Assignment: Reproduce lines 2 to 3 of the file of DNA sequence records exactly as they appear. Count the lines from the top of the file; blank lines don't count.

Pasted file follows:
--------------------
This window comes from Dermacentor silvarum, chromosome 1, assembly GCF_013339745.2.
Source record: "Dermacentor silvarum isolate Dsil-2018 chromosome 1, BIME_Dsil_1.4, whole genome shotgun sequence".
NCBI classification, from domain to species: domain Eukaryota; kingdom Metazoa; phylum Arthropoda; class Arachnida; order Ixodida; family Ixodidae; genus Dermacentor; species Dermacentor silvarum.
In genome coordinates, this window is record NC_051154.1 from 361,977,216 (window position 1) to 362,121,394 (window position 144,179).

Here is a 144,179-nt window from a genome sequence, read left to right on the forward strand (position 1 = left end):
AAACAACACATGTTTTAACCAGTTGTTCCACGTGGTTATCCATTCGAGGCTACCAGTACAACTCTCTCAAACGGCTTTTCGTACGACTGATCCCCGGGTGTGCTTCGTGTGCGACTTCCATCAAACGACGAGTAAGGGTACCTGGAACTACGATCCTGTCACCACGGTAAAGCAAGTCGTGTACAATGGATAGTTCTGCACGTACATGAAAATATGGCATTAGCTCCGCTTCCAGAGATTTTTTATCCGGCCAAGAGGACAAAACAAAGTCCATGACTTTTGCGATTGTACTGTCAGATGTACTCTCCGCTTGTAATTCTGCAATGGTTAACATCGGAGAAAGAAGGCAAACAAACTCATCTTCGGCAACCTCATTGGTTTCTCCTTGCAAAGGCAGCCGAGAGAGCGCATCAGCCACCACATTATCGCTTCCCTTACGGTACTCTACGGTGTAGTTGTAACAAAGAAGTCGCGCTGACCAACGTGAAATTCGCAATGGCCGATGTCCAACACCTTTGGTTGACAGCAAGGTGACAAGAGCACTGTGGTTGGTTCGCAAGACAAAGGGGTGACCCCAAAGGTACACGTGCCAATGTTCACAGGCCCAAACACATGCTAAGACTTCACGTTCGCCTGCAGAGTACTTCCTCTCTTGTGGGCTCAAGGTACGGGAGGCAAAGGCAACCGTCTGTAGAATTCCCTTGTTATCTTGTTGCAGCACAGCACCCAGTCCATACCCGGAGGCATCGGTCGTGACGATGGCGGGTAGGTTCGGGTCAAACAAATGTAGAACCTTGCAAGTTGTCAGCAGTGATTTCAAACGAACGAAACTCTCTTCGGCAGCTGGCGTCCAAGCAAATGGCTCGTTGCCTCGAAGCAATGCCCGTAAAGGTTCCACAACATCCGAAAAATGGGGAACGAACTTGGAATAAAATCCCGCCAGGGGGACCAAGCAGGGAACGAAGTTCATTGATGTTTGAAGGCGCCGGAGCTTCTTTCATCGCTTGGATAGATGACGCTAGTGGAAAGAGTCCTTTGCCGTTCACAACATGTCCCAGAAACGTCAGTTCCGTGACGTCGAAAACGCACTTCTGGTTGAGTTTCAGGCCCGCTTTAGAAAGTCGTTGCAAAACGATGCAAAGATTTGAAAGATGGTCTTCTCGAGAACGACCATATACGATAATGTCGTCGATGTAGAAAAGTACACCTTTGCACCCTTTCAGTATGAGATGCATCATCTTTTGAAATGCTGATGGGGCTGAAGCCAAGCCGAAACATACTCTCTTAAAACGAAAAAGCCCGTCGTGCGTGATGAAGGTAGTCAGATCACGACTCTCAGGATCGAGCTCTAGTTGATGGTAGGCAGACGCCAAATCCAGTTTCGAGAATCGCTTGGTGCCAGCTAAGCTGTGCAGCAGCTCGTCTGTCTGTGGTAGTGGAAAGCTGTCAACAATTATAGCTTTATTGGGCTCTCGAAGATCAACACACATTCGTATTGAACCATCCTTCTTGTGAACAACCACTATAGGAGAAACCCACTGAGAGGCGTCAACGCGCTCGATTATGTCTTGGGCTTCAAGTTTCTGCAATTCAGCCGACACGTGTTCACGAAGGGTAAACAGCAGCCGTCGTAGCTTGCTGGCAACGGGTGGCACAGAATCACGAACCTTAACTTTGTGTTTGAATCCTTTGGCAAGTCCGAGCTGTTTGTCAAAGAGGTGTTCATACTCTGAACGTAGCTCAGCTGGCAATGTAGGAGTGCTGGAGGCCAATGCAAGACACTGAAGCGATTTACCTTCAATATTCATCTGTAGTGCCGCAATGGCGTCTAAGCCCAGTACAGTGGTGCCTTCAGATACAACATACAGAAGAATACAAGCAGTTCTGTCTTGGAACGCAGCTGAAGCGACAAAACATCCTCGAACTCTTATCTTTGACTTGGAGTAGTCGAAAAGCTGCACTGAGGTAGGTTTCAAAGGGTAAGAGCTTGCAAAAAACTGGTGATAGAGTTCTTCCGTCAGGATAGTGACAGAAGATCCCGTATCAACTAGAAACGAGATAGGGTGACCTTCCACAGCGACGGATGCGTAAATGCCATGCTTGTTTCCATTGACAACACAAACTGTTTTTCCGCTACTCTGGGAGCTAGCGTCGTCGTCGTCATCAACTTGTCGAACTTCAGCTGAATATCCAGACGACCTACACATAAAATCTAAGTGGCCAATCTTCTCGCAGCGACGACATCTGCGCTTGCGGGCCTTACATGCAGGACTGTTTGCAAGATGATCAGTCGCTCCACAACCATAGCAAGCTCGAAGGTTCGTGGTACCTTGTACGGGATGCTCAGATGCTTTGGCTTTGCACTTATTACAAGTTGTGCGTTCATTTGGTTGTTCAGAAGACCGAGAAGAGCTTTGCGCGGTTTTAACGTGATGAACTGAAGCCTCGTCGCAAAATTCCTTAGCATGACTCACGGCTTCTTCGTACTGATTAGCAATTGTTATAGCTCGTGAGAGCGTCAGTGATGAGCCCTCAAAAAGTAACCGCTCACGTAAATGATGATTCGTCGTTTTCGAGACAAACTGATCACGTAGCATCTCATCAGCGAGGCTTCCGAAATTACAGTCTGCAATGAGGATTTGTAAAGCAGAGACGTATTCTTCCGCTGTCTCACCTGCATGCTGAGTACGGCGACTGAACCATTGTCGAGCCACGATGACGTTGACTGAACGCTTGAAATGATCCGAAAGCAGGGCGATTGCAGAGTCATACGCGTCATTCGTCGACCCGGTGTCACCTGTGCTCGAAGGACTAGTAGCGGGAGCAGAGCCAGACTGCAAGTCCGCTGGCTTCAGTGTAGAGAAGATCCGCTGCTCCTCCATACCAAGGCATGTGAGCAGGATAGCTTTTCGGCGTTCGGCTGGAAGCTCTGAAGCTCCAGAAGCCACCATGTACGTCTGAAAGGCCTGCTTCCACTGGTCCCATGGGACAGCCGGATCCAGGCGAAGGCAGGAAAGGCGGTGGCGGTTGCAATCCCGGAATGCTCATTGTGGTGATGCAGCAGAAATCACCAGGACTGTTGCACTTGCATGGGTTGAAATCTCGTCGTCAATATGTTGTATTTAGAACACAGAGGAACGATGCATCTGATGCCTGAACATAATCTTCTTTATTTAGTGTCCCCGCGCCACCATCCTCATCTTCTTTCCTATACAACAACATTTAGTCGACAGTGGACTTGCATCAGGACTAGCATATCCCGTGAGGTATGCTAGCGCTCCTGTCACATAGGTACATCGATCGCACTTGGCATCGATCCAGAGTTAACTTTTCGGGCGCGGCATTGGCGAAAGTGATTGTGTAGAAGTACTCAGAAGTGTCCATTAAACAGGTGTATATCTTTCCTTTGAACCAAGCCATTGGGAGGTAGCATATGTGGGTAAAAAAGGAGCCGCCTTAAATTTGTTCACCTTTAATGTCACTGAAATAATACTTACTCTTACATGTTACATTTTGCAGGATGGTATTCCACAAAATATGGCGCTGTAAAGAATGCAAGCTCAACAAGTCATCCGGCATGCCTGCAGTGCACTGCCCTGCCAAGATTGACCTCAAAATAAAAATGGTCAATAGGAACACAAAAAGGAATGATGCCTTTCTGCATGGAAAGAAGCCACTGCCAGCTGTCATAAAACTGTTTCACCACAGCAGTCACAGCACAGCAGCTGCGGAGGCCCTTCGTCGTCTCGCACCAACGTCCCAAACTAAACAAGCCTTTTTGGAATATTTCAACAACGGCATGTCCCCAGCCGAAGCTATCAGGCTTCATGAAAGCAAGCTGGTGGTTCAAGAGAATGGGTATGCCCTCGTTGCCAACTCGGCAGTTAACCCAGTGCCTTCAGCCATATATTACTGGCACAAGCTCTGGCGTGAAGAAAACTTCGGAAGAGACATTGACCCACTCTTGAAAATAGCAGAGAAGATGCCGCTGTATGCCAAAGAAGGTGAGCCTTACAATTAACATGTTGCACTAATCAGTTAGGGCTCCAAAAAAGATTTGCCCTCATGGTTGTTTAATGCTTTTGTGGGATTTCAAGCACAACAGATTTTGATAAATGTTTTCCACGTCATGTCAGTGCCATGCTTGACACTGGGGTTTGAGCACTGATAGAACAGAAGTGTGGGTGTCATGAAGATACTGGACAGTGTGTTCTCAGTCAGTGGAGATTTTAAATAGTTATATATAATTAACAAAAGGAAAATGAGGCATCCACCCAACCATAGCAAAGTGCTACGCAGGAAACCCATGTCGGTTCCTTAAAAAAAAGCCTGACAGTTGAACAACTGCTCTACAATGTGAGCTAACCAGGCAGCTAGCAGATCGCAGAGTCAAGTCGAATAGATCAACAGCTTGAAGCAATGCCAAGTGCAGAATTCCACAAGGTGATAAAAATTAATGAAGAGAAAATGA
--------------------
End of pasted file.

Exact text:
Source record: "Dermacentor silvarum isolate Dsil-2018 chromosome 1, BIME_Dsil_1.4, whole genome shotgun sequence".
NCBI classification, from domain to species: domain Eukaryota; kingdom Metazoa; phylum Arthropoda; class Arachnida; order Ixodida; family Ixodidae; genus Dermacentor; species Dermacentor silvarum.